Rick and Morty vs Dungeons and Dragons #1
Writer: Patrick Rothfuss & Jim Zub
Artist: Troy Little
Colorist: Leonardo Ito
Letterer: Robbie Robbins
Review by Evan Maroun
It was a little over a year ago that a close friend of mine invited me to join a Dungeons and Dragons group he regularly played in because they had an empty spot that was ready to be filled. I had never played before, but I have heard him talk about it with a hearty fondness–as one of the highlights of his week even. I was hesitant at first, unsure if I was ready to dive into this game that many have referenced whenever referring to the nerdiest of the nerdy things. It also required a weekly commitment, which I was unsure if I could make. Well, I said f**k it and gave it a shot. A year and one character later (RIP Maddox, the half-elf Gunslinger), I still play weekly with the same local band of misfits.
So when I heard Rick and Morty vs Dungeons and Dragons was set to be a mini-series, I was initially more struck by curiosity than by excitement. Rick and Morty is so wild that it can basically go in any direction, but unusual comic cross-overs often leave a lot of room for error and can feel unbalanced. At the same time, they also allow for some unexpected stories we wouldn’t otherwise get.
Rothfuss and Zub make a few things clear in the very first few pages of this book. The first being that they are definitely long-time fans of DnD–knowledgeable of the culture and various iterations of the rules like nobody’s business. They even give a shout out to Critical Role and a couple other popular groups within the community. They also know a crucial thing upon set-up: that one of the best parts of DnD is talking about what happened in DnD! This provides the perfect narrative catalyst to get Morty interested in the game when he overhears the near-demise of a classmate’s party on the bus.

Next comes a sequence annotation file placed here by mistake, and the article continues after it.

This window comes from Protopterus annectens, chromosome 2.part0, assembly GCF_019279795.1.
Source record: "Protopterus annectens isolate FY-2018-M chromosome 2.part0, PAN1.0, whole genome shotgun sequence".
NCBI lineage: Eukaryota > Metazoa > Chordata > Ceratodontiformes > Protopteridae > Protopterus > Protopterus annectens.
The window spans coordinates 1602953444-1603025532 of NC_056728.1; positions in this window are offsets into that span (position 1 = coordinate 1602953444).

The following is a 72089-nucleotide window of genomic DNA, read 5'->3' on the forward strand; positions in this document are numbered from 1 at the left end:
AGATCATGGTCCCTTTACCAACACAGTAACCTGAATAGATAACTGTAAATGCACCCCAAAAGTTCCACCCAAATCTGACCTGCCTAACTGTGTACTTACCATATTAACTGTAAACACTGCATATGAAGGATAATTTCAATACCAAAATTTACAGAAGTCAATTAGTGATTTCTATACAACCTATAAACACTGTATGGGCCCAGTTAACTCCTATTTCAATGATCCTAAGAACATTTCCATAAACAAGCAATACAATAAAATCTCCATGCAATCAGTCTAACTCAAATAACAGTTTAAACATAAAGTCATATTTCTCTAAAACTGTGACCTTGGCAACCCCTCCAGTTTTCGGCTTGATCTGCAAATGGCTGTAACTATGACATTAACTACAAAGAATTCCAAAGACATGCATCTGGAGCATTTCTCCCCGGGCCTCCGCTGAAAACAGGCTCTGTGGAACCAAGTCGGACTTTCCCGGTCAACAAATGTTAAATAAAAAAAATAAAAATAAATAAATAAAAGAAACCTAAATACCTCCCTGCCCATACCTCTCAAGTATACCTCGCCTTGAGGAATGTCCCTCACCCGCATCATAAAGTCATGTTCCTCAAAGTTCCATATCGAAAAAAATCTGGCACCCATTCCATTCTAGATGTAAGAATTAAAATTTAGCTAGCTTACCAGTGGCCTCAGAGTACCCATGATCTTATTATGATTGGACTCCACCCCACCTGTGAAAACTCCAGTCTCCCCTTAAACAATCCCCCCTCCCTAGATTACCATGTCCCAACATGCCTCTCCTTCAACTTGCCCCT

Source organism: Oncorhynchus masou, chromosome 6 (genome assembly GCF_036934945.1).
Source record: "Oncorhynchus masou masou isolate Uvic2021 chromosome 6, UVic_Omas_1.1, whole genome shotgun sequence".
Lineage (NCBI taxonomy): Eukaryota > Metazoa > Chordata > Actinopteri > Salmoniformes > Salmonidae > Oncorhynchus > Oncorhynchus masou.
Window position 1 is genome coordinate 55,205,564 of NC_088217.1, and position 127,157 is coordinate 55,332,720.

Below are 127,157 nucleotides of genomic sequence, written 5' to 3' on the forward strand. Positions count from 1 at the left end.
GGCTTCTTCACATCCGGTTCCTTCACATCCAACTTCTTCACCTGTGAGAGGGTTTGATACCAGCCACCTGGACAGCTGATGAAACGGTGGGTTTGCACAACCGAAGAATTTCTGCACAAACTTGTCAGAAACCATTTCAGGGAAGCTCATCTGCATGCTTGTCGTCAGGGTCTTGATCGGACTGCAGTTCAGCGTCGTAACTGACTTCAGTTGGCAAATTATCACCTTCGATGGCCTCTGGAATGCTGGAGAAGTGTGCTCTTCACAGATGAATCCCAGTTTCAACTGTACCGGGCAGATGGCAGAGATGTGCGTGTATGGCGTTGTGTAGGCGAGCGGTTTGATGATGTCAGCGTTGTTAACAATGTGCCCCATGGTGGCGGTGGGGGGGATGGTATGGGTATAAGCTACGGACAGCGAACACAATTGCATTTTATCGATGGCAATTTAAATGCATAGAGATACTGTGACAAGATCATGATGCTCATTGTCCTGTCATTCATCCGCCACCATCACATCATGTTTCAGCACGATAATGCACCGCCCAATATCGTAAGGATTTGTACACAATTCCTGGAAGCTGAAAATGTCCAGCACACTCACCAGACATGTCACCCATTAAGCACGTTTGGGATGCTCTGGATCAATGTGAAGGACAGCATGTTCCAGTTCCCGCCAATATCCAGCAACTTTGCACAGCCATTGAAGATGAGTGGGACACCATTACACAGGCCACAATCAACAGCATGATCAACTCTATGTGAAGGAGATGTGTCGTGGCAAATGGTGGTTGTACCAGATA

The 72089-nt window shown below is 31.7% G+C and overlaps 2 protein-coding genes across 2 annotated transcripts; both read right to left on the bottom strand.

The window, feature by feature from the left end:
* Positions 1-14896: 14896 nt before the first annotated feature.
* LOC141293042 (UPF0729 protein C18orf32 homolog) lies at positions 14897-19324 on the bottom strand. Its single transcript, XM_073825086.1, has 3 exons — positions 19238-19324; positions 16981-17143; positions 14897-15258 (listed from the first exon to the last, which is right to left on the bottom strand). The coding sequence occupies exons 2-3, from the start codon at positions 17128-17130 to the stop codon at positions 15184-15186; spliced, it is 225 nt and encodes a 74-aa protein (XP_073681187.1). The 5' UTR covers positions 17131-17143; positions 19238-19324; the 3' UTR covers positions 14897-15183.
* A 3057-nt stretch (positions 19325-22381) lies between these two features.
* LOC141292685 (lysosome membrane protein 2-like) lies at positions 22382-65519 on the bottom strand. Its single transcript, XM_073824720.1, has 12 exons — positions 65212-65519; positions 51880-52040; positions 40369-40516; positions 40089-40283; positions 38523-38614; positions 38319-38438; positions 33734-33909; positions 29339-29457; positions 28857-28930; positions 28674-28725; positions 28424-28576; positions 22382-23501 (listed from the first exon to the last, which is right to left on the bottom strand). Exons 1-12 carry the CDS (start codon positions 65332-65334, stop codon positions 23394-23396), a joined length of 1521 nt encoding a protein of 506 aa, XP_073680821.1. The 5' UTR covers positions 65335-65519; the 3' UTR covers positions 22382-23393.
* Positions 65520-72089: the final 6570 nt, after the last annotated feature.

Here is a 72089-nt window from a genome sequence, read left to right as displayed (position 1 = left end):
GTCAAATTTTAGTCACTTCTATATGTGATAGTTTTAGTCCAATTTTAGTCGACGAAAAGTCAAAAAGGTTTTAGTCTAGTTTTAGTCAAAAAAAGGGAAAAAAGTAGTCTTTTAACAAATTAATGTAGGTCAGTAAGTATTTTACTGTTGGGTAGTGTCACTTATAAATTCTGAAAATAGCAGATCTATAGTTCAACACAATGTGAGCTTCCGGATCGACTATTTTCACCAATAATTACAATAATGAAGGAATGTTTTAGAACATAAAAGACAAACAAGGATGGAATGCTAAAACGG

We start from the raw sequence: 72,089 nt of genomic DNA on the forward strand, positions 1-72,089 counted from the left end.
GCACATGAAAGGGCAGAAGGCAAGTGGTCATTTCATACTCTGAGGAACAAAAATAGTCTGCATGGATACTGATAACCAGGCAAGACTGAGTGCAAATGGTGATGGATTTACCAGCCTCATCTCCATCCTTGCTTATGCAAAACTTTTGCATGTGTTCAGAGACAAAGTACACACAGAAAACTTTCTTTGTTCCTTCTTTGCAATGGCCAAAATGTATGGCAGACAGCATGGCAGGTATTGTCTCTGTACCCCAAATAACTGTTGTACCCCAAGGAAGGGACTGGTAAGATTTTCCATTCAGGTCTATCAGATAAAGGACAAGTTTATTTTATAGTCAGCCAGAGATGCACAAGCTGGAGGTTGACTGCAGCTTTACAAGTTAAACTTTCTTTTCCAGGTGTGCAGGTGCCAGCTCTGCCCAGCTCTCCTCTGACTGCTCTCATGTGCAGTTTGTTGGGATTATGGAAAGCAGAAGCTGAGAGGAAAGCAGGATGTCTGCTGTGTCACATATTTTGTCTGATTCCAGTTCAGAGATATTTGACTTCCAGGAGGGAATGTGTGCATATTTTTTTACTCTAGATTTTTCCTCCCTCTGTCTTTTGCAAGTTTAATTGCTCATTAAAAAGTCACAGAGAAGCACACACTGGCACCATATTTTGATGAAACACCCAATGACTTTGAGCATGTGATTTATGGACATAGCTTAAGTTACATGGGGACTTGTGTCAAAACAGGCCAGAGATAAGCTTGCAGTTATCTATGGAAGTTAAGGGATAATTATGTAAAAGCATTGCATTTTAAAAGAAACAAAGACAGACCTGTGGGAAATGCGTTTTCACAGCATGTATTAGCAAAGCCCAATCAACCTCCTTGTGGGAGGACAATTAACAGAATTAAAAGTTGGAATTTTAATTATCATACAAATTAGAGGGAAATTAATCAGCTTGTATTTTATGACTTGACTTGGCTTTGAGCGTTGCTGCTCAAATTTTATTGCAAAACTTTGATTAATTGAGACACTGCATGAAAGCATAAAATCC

So while it is clear that the writing duo knows a thing or two about the game, how do they fair when it comes to handling the actual characters of Rick and Morty? Well, they handle them damn near flawlessly. I never once thought that their voice strayed from that of the show, even down to their brand of humor–which other writers have had trouble nailing down in the past. Rothfuss and Zub make the two properties mesh with an astounding ease. Seeing Morty sitting on his bed and frustratingly trying to understand DnD by wading through its dauntingly dense rules and jargon, was how I, and how I imagine many others felt when first getting into the game. Then you have Rick representing a veteran DnD player that comes with its own number of gags.
As far as art goes, Troy Little and Leonardo Ito replicate the show’s overall look here with a high degree of success. It’s when Rick and Morty find themselves really taking on the classes of characters in a new locale that you can tell they are having the most fun. Little does a great job by filling up panels with details and making the world feel as fully realized as the show. DnD lore is full of the wild and the macabre, and, for fans, seeing the duo interact in this world of fantasy is just plain fun. That’s not to take anything away from memorable places likes Blips and Chitz which look just as you remember from the show. Move over, Roy: A Life Well Lived. There is a more exciting and less depressing game in town. The book reads easily and Robbins adds to the very animated actions of the pair with the lettering–he had a lot to do here, with at least one sound effect per page, often times more.
I also would like to give a little mention of the variant covers, of which there are many. A few are pretty clever (especially, the one by Troy Little himself with Morty’s Rogue character sheet.)
Verdict: Buy it!
On Twitter, Jim Zub described the series as a “Love letter to Table-top gaming,” and, as far as Rick and Morty vs Dungeons and Dragons #1 goes, it is very easy to see that. Rather than overshadow the characters, creative team’s passion for the game shines through Rick and Morty’s antics. This is one campaign you’ll want to be on board for.